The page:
Mahón, the capital, has many buildings from the British occupation period (1713-83) and is best explored on foot. The Town Hall (Casa Consistorial), Santa Maria Church and San Francisco Church are among the attractions. The first period of British rule, from 1708 to 1756, is considered one of the most fruitful of modern history in Menorca, since the Inquisition was abolished by Kane, dramatically reducing the power of the church, building schools, reservoirs and hospitals, and laying out the central road between Maó and Ciutadella, known until today as Kane’s Road.

In 1756, after the Siege of Fort St Philip and a failed British relief attempt during the Seven Years’ War, France seized the island. After Britain’s victory in the Seven Years’ War, the 1763 Treaty of Paris allowed the British to return to the island. Menorca was returned to Spain in 1802 and as the industrial revolution changed Europe in the 19th century, the island became more prosperous, gaining international fame for high-quality shoe manufacturing, textile spinning, and silver purse manufacturing, a precursor of the costume jewellery for which the island is now famous. Dairy production increased, mainly thanks to the Friesland cow introduced by the British, and international acclaim was given to the island’s cheeses and butter.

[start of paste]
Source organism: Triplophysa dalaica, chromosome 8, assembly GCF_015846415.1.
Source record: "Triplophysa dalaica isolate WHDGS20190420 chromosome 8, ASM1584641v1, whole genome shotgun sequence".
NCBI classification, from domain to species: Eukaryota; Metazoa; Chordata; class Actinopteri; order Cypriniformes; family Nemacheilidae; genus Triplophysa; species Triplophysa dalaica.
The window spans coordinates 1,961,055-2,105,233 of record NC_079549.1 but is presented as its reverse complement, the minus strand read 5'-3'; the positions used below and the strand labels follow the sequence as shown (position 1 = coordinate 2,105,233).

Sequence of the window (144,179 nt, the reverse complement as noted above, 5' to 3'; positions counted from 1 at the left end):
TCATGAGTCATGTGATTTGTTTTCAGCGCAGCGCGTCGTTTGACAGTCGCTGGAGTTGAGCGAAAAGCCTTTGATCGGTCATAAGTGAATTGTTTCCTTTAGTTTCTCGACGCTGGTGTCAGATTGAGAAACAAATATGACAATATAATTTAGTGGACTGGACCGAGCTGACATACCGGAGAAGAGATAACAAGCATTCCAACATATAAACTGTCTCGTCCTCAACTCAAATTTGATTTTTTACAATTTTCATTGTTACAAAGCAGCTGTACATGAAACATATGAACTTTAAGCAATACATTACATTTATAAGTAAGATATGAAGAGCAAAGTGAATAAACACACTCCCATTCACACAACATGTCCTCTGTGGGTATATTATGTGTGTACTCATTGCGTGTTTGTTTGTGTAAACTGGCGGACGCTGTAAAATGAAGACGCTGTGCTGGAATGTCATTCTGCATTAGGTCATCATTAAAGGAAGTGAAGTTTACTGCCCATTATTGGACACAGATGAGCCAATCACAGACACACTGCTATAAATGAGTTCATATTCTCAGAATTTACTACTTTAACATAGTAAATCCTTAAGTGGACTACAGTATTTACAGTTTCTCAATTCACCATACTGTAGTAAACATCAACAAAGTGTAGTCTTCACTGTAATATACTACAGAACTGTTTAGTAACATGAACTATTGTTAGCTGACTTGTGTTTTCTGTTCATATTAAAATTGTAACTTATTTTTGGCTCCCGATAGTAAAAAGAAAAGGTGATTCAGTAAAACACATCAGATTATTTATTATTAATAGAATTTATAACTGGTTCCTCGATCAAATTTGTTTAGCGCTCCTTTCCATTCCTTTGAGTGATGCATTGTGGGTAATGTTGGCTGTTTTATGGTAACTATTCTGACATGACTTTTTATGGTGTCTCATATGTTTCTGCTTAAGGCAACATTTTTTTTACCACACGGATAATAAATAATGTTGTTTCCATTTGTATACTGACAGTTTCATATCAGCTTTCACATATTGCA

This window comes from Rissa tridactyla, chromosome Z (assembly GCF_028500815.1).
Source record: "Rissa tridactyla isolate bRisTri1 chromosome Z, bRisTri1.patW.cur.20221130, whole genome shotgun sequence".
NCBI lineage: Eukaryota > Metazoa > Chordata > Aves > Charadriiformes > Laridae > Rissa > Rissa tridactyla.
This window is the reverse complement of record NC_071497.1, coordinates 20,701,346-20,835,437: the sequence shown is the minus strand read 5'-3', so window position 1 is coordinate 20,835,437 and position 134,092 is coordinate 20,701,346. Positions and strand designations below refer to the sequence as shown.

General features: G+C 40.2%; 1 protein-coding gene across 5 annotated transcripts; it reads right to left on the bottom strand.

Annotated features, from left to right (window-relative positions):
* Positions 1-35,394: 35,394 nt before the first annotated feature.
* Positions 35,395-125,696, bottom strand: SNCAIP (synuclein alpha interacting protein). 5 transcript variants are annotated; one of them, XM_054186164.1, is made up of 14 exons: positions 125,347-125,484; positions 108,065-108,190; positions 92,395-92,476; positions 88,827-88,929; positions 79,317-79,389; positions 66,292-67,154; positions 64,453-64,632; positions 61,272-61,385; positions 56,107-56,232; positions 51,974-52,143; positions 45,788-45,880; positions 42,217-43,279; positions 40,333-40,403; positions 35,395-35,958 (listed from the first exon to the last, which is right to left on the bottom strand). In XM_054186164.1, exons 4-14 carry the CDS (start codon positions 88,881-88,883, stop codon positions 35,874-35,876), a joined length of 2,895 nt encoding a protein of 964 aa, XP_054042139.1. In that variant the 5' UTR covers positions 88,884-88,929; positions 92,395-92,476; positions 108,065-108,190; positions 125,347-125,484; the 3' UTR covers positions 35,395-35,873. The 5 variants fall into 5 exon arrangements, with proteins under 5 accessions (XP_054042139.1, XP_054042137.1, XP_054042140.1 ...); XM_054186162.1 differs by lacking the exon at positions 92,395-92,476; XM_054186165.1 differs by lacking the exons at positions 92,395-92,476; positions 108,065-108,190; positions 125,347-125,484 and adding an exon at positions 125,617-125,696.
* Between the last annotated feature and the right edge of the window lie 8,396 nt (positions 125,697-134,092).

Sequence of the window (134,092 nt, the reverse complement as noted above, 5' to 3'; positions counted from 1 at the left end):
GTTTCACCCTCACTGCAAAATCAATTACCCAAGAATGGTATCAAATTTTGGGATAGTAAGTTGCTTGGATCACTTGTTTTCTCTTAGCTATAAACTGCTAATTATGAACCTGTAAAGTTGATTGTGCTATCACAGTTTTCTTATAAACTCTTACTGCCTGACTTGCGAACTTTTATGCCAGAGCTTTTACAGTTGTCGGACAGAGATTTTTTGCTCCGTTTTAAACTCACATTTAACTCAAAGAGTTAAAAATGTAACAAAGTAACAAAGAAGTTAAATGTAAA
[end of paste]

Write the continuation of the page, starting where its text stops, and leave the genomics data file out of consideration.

Ciutadella (Menorca Island)

There are also two incomparable things in Menorca that are suitable for those who want to spend their holidays enjoying the beauties of the wilderness of the island: the Camì de Cavalls and the Albufera des Grau Natural Park. Albufera des Grau is a reserve of the biosphere and home to several species of fauna that are protected. Minorca was recognized as a Biosphere Reserve by UNESCO in October 1993. The island’s bid to become the 25th member of the International Island Games Association was accepted in July 2005. In a stunning Mediterranean bay, full of white houses, the port of Fornells, one of the most authentic in Menorca and a favorite for all those escaping the hustle and bustle of the major urban centers, is situated.